make customers love your business brand

11 Ways to Make Customers Fall in Love With Your Brand

Designing a strategy for making customers fall in love with your business brand can be a bit tricky.

Have you ever heard this phrase: “People don’t buy things for logical reasons; they buy for emotional reasons”?

Love is something that often defies logic. This doesn’t mean that you can’t approach it with an analytical mindset, but true emotions cannot be emulated.

Making customers fall in love with your brand doesn’t rely on you simply closing a sale. It’s often about making your customers feel a certain way.

To help you win affection and increase customer engagement, we’ve compiled a list of 11 ways to make customers fall in love with your brand.

Get your groove on just in time for Valentine’s Day!

1. Be customer-centric

The first advice for making customers fall in love with you business is easy: be customer-centric.

But what is customer-centricity and why is it so important?

Look at it this way: having your service or products focus only on the how and what is like trying to build a house from the roof down.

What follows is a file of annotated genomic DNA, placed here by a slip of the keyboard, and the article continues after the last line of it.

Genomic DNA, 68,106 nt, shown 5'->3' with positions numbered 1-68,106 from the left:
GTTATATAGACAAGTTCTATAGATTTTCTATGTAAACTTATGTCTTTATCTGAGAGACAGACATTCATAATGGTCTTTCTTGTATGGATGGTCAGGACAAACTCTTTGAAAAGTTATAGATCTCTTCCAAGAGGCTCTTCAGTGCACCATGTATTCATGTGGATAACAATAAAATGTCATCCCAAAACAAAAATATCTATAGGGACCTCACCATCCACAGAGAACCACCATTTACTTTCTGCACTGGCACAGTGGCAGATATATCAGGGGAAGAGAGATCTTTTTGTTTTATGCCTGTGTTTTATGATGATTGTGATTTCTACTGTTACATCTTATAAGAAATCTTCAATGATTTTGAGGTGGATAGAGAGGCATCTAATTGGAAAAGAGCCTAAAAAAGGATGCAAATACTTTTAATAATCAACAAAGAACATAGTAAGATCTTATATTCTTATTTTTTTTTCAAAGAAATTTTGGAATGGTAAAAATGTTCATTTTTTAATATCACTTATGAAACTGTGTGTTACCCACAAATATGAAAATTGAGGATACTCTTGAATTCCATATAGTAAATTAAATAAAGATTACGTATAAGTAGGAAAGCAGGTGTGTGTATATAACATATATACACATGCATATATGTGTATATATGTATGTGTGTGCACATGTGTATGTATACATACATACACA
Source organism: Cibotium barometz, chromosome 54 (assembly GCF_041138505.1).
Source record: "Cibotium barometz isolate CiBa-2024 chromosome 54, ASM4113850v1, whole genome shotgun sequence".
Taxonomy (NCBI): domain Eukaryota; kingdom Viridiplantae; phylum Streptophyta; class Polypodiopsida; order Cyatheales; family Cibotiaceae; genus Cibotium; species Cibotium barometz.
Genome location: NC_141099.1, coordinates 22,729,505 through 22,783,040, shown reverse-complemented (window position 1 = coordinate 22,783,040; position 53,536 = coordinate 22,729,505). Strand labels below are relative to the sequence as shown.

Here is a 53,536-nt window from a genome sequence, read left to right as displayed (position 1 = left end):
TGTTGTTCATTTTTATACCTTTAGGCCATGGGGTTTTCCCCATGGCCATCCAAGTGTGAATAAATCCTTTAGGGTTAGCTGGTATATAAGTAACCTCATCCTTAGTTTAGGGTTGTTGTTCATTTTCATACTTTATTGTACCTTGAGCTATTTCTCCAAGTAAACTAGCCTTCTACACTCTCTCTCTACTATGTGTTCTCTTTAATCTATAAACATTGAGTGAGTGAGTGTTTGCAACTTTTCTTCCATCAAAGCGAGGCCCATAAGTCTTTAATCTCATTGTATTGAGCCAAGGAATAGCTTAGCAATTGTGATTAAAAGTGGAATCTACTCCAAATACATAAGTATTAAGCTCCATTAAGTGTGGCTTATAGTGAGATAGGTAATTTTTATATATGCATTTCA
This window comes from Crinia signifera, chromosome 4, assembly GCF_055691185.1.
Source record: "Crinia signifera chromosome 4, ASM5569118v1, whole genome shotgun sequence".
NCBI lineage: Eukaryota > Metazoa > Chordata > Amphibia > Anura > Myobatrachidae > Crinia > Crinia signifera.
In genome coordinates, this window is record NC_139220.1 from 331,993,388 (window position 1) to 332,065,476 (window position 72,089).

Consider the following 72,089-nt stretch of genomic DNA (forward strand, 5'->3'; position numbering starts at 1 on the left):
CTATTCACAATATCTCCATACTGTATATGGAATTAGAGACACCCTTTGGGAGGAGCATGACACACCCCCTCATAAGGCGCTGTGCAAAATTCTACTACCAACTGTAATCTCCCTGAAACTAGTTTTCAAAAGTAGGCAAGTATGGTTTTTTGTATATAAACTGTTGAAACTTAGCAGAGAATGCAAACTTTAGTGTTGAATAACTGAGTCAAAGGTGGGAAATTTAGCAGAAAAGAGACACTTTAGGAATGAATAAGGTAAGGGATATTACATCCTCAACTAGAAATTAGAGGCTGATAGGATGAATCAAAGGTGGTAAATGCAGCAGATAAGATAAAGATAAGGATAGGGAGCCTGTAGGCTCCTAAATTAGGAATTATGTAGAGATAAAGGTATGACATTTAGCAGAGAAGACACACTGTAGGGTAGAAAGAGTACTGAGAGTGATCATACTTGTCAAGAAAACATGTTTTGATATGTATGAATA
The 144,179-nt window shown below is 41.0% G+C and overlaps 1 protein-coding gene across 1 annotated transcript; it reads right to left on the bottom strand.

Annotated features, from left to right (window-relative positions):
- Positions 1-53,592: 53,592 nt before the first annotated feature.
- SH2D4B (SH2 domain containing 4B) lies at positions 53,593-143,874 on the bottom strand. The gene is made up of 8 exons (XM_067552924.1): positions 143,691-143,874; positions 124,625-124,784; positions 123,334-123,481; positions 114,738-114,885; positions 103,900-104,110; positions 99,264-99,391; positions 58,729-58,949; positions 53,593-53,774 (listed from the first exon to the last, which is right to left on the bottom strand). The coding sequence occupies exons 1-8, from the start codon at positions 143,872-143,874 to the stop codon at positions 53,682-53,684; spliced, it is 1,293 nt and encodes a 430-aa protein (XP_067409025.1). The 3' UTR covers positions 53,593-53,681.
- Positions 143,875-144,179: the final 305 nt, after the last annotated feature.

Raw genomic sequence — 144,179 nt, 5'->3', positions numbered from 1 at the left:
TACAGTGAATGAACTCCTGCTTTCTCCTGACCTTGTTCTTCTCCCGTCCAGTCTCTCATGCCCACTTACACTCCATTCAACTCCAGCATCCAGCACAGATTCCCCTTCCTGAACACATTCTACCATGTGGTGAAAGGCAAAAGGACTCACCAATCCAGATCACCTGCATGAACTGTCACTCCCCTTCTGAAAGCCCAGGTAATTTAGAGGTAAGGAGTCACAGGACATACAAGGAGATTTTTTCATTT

Your first question should be why — as in, why customers might need this? How can we make their life more convenient?

By answering these questions, you can understand your customers a bit better.

The shift from a product-centric business to a customer-centric business leads not only to better customer relationships but also increased profits.

The fact is, 81% of companies who provide excellent customer experiences perform better than their competitors.

Why? Because treating your customers right by focusing on their specific needs and wants raises the chances of turning them into repeat customers.

Depending on which stufy you believe, acquiring a new customer can be five to 25 times more expensive than retaining an existing one.

Customer-centricity helps your decrease the customer churn rate, i.e. the percentage of customers who end the relationship with your business.

To sum up, the pillars of customer-centricity are:

  1. Remove unnecessary friction customers’ interactions with your business.
  2. Focus on the benefits that your service and product can provide to your customers.
  3. Improve the impression your brand leaves during the awareness and consideration phases.
  4. Gather customer data and capture customer feedback to better understand your clients.